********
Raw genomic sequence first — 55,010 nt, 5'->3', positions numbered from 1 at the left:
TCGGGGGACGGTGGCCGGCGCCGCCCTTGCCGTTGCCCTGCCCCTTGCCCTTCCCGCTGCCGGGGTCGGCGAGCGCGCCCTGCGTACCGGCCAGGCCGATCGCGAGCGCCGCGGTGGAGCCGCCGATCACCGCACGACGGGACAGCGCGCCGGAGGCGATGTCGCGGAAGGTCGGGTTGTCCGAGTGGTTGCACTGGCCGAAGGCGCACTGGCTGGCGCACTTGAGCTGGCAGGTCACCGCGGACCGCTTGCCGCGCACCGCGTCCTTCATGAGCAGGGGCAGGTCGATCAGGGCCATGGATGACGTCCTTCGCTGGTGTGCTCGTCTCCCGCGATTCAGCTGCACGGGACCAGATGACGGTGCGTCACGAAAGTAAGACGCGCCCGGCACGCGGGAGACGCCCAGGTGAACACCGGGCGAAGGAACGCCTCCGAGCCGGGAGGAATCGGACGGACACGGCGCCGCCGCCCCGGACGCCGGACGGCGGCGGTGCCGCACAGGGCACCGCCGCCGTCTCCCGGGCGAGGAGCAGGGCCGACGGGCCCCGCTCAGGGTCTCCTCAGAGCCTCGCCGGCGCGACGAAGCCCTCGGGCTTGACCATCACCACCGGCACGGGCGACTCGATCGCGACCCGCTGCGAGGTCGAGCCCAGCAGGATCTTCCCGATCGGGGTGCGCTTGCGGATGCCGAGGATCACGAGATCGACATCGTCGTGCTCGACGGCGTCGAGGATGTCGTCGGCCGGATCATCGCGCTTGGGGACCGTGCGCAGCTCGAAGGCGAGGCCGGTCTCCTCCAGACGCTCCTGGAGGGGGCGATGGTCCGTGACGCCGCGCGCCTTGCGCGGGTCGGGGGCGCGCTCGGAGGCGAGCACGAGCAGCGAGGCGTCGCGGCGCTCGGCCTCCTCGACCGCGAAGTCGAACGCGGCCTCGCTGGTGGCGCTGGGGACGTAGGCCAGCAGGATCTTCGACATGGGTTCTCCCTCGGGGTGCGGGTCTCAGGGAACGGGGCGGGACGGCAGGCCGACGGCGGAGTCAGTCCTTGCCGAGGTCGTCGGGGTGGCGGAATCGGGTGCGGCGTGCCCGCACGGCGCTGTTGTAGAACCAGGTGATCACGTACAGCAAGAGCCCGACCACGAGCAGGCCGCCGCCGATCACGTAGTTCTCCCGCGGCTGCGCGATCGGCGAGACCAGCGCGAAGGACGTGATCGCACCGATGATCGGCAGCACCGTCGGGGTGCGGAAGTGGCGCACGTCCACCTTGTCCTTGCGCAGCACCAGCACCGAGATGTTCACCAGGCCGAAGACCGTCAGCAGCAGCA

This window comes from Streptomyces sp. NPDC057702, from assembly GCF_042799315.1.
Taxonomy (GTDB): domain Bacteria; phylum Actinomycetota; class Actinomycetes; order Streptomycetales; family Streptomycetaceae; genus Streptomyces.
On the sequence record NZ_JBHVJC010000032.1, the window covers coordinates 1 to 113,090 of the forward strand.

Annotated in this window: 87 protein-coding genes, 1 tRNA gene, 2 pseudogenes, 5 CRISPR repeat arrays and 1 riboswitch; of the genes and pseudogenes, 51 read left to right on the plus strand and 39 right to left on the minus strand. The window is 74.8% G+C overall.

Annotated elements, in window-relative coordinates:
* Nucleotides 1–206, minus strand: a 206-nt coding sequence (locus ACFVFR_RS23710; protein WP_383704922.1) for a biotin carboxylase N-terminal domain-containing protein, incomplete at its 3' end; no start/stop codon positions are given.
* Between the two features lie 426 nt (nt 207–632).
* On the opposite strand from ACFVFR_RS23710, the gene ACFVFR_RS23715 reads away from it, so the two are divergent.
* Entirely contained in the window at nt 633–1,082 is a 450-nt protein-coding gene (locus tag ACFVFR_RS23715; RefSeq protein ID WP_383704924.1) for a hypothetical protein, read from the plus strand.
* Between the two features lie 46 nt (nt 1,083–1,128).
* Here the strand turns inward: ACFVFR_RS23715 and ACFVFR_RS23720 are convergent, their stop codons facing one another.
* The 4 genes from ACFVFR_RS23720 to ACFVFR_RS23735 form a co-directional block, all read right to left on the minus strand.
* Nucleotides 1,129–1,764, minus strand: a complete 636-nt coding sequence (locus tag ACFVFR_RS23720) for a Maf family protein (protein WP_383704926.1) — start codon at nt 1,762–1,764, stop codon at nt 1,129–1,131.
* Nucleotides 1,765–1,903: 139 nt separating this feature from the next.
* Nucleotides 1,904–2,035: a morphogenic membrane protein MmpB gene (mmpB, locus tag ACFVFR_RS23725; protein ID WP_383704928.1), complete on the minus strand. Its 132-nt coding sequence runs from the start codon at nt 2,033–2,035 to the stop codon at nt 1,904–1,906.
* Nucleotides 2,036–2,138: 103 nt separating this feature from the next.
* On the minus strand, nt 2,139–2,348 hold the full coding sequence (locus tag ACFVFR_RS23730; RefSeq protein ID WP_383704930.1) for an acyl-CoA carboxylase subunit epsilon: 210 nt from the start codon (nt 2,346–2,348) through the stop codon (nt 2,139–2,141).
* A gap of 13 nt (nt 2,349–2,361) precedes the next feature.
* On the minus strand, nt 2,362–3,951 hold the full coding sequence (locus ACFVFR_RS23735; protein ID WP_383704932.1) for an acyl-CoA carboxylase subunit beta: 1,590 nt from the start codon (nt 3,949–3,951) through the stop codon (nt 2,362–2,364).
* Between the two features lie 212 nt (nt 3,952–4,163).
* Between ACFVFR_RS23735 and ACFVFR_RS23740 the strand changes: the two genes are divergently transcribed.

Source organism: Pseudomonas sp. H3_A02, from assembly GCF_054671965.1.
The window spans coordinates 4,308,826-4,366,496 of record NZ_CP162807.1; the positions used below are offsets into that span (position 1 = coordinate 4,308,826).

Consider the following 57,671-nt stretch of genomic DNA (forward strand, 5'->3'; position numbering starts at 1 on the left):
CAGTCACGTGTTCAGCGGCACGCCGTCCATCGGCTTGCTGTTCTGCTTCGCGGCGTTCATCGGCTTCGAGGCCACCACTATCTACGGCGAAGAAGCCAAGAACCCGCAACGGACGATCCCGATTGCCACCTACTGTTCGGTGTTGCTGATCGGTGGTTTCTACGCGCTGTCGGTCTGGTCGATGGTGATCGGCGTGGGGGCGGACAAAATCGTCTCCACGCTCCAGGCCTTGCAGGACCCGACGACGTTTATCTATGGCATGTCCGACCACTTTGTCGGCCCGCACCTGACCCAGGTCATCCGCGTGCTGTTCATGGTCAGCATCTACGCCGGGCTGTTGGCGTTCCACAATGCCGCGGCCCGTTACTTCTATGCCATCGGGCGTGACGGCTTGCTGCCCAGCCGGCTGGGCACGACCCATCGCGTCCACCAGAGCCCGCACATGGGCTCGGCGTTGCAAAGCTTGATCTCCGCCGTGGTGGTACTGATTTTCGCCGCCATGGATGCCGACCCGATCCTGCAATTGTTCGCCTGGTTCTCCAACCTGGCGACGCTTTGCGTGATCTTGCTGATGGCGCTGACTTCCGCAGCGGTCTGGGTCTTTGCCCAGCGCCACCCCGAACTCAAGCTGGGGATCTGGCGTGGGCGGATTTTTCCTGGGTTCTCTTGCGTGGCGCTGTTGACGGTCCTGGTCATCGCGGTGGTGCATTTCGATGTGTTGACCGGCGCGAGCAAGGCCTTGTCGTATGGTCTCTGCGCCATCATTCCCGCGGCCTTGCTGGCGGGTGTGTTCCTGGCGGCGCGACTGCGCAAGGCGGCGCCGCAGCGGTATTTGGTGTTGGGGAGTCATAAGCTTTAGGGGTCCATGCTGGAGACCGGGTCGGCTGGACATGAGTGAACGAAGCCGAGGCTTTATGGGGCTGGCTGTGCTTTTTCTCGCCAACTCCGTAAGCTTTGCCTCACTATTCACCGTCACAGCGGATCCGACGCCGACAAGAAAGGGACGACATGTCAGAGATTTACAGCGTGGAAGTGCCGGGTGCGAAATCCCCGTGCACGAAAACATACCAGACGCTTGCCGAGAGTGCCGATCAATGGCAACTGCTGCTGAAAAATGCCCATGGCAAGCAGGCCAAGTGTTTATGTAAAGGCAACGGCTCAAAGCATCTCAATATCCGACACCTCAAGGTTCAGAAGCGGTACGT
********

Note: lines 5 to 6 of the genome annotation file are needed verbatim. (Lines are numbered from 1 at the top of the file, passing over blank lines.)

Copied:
On the sequence record NZ_JBHVJC010000032.1, the window covers coordinates 1 to 113,090 of the forward strand.

Annotated in this window: 87 protein-coding genes, 1 tRNA gene, 2 pseudogenes, 5 CRISPR repeat arrays and 1 riboswitch; of the genes and pseudogenes, 51 read left to right on the plus strand and 39 right to left on the minus strand. The window is 74.8% G+C overall.